10 May, 2012

Association of Recruitment Consultancies

10 May, 2012

The latest KPMG.REC report on jobs, which tells us that unemployment is continuing to rise despite a small increase in permanent placements, signals an end to the myth that regulation does not stifle growth. Historically the temping industry has worked well to help employers, never more so than at times of recession. Particularly when consumer confidence is forecast to rise, employers take steps to increase productivity often using temporary workers to maintain flexibility. But it would appear not so this time round.

With the number of temp placements suffering from a reported “sharper decline” according to KPMG, and the REC, which had polled 400 recruitment businesses, accepting that the decline is “as employers come to terms with the Agency Workers Regulations” (AWR), one culprit is clear, says the Association of Recruitment Consultancies (ARC).

Adrian Marlowe, chairman of ARC, said “jobs are being lost and people’s lives directly affected because of the AWR, which requires employers to give equal pay to temps after 12 weeks. The country clearly cannot afford to have this kind of EU driven regulation in place at the best of times let alone when it should be all hands to the pump to buoy up business and grow the economy. The laws were facilitated in 2008 at a time when the UK still had significant growth, but the circumstances are now no longer the same. Unsurprisingly where employers are faced with higher costs they are avoiding them wherever they can.”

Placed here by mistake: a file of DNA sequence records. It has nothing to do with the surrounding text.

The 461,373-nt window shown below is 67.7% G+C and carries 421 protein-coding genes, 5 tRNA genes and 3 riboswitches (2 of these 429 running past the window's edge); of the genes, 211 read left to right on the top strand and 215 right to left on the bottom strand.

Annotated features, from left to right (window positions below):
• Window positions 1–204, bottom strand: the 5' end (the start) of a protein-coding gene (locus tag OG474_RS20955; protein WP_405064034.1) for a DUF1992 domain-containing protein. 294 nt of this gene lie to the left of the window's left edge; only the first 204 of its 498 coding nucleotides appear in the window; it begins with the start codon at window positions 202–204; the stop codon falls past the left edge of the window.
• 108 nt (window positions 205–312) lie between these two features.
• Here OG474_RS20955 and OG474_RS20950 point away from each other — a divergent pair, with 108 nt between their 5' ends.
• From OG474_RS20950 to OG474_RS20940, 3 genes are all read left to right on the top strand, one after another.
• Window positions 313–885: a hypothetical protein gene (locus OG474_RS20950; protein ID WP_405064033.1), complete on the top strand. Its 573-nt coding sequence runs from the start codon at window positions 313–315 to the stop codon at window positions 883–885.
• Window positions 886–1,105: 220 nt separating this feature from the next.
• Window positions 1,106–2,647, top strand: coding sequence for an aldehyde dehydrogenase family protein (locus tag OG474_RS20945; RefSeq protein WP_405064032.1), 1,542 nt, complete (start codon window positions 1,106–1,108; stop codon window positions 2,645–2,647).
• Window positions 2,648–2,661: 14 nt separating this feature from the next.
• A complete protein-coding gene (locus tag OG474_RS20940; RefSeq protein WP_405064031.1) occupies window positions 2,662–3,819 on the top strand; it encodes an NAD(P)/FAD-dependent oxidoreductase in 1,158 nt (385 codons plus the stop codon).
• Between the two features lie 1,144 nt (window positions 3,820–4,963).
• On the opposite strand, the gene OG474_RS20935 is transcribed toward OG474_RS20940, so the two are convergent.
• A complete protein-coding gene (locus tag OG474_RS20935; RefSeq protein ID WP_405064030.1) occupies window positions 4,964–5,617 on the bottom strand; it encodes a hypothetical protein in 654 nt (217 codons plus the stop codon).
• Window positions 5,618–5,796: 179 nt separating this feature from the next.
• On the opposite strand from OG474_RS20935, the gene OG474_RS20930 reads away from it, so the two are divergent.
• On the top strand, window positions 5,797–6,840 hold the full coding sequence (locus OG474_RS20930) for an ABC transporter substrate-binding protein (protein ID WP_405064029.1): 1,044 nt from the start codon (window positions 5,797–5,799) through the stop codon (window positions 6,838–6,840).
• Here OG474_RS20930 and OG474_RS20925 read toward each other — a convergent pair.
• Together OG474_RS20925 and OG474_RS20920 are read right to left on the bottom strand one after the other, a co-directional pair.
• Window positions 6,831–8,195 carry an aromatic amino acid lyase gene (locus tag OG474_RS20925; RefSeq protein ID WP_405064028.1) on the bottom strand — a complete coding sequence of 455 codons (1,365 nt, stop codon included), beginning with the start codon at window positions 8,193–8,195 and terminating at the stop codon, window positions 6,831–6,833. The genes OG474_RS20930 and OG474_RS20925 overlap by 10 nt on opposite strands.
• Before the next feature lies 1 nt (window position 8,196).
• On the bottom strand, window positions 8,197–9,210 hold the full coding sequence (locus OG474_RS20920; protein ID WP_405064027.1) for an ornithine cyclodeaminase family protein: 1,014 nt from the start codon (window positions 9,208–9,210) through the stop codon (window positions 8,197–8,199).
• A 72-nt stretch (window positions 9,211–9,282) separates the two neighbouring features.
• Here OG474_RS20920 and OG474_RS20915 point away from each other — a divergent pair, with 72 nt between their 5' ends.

ARC, whose members generate 10% of the recruitment industry’s turnover, has argued consistently for the Regulations to be reviewed as soon as possible with adjustments made that would reduce their negative effect. It has recently pointed to the fact that the very people that the unions wanted to help are not receiving any tangible benefit, with some being laid off prematurely because of the rules.

Marlowe concluded “the reality is that those who advocated the introduction of these rules, and a short 12 week qualifying period, should accept that it has not helped ordinary working people who want to find and stay in jobs.  The qualifying period at the very least should always have been much longer. A total review is required now, not next year.”